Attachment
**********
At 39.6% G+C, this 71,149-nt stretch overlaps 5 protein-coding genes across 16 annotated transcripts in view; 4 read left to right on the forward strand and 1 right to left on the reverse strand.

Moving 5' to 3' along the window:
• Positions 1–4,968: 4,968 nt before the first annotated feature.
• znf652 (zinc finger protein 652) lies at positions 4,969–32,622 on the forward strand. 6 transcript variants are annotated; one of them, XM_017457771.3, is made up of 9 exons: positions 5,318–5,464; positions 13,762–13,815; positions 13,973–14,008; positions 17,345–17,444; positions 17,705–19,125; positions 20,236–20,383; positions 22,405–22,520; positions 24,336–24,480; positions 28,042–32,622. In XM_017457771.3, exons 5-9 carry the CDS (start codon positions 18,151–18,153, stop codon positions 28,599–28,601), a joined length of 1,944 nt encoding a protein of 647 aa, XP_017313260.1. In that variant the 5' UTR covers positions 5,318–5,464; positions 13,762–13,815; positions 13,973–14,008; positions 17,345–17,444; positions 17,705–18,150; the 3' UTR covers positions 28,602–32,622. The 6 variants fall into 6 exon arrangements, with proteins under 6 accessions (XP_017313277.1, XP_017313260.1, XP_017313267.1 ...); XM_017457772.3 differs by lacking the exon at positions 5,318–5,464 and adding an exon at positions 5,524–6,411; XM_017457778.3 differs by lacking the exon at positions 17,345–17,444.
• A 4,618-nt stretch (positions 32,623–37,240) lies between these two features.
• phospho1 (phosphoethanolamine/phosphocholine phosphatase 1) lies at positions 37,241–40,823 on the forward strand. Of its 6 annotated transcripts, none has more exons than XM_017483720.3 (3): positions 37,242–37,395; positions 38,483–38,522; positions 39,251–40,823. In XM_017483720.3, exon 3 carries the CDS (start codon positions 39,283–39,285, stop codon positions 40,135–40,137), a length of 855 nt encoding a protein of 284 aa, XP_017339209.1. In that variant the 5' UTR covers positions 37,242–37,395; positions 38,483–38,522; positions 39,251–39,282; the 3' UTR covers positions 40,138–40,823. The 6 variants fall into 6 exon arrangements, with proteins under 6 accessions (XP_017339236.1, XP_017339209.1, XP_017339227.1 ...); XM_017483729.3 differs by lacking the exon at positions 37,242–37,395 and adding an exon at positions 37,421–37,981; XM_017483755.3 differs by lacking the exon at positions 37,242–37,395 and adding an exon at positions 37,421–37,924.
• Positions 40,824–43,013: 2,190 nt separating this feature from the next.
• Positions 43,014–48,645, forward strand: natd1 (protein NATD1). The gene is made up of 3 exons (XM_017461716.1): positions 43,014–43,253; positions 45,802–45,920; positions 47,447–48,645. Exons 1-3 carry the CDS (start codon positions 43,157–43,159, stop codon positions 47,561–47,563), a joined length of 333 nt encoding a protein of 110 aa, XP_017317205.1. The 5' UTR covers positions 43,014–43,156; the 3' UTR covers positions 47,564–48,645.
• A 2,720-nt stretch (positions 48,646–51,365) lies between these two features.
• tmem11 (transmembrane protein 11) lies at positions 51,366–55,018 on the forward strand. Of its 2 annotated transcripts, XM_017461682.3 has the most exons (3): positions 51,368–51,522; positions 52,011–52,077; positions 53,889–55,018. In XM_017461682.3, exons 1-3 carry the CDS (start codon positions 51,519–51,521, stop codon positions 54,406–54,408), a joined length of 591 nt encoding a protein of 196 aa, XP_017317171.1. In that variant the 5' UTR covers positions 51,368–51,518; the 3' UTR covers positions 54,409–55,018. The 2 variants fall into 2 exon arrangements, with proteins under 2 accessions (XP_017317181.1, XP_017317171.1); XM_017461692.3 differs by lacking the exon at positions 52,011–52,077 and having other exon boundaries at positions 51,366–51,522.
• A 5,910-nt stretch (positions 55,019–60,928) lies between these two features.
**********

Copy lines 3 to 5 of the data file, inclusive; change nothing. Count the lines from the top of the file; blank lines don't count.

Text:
• Positions 1–4,968: 4,968 nt before the first annotated feature.
• znf652 (zinc finger protein 652) lies at positions 4,969–32,622 on the forward strand. 6 transcript variants are annotated; one of them, XM_017457771.3, is made up of 9 exons: positions 5,318–5,464; positions 13,762–13,815; positions 13,973–14,008; positions 17,345–17,444; positions 17,705–19,125; positions 20,236–20,383; positions 22,405–22,520; positions 24,336–24,480; positions 28,042–32,622. In XM_017457771.3, exons 5-9 carry the CDS (start codon positions 18,151–18,153, stop codon positions 28,599–28,601), a joined length of 1,944 nt encoding a protein of 647 aa, XP_017313260.1. In that variant the 5' UTR covers positions 5,318–5,464; positions 13,762–13,815; positions 13,973–14,008; positions 17,345–17,444; positions 17,705–18,150; the 3' UTR covers positions 28,602–32,622. The 6 variants fall into 6 exon arrangements, with proteins under 6 accessions (XP_017313277.1, XP_017313260.1, XP_017313267.1 ...); XM_017457772.3 differs by lacking the exon at positions 5,318–5,464 and adding an exon at positions 5,524–6,411; XM_017457778.3 differs by lacking the exon at positions 17,345–17,444.
• A 4,618-nt stretch (positions 32,623–37,240) lies between these two features.